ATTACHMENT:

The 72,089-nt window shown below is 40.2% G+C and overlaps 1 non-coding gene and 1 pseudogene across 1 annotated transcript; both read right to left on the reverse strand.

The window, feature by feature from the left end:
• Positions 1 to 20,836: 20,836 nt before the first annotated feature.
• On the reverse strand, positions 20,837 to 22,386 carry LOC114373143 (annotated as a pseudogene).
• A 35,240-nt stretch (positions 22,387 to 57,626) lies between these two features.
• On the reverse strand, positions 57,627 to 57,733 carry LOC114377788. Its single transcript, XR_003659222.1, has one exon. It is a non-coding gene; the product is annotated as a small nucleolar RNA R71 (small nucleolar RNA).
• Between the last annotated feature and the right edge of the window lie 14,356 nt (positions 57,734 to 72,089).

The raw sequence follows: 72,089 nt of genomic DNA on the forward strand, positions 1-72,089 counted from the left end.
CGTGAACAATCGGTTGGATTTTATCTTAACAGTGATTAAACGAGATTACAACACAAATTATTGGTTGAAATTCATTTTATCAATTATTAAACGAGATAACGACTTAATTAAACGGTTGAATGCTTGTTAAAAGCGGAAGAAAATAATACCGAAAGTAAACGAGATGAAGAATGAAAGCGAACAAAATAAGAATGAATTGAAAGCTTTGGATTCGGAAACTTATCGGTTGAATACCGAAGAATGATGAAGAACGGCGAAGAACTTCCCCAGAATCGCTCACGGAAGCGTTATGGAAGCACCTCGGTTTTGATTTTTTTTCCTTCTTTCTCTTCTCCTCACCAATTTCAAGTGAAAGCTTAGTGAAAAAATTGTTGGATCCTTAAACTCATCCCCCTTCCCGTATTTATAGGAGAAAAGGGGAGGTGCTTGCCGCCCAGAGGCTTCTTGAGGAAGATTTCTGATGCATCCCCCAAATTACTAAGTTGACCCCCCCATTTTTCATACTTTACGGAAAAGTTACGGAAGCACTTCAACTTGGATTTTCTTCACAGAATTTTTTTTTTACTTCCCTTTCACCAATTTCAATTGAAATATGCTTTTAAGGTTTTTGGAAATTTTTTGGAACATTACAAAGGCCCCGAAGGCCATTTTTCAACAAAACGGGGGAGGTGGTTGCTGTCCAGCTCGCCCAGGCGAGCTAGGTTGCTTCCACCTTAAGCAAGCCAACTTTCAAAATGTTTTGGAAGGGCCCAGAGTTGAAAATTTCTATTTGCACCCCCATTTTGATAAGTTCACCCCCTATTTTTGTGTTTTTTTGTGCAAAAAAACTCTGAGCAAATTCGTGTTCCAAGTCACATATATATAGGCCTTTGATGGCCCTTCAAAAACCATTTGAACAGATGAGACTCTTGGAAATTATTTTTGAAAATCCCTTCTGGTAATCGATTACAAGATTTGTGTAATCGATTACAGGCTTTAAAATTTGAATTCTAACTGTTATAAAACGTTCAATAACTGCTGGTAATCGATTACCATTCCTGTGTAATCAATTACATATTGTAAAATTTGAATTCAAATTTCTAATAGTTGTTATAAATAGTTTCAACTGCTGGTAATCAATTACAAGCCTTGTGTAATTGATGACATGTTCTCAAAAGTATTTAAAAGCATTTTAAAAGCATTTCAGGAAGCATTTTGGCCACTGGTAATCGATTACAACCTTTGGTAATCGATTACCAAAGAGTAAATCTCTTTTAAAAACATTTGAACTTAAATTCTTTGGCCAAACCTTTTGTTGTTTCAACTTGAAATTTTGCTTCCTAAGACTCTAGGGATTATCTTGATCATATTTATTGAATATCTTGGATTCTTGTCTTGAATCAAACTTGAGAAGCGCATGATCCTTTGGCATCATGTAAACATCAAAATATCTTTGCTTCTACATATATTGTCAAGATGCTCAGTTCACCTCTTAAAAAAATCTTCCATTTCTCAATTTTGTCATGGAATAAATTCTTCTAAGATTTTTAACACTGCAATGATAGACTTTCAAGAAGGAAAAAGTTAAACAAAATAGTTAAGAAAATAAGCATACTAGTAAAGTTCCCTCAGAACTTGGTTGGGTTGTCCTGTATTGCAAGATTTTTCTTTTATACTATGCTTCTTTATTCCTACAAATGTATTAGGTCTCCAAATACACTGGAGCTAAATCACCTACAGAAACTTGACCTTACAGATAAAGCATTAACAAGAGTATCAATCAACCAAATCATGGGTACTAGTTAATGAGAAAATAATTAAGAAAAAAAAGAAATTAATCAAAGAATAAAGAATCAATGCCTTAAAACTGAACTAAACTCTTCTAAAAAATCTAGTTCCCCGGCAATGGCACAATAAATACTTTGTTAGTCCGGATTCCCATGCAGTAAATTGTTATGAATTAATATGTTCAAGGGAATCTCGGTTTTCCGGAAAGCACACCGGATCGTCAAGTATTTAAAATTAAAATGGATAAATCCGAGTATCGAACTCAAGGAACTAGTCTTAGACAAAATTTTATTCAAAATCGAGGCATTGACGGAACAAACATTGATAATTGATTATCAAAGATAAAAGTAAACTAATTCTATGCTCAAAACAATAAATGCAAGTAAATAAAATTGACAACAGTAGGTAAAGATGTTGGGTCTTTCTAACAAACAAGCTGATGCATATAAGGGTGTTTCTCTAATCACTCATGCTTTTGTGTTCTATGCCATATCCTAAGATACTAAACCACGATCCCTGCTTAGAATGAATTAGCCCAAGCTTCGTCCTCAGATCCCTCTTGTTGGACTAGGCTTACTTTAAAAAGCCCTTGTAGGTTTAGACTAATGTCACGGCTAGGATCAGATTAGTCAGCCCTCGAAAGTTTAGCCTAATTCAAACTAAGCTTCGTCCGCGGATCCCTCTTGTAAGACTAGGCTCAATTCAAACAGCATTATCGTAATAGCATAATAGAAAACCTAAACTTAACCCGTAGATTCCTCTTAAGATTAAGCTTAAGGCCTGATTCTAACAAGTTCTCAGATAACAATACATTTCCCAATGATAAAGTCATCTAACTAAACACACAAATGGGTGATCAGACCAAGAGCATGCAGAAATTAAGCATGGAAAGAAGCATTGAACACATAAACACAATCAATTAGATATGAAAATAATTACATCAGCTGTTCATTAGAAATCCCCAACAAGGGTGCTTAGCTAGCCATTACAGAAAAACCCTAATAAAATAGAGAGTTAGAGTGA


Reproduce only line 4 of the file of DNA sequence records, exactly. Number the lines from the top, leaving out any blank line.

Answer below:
• On the reverse strand, positions 20,837 to 22,386 carry LOC114373143 (annotated as a pseudogene).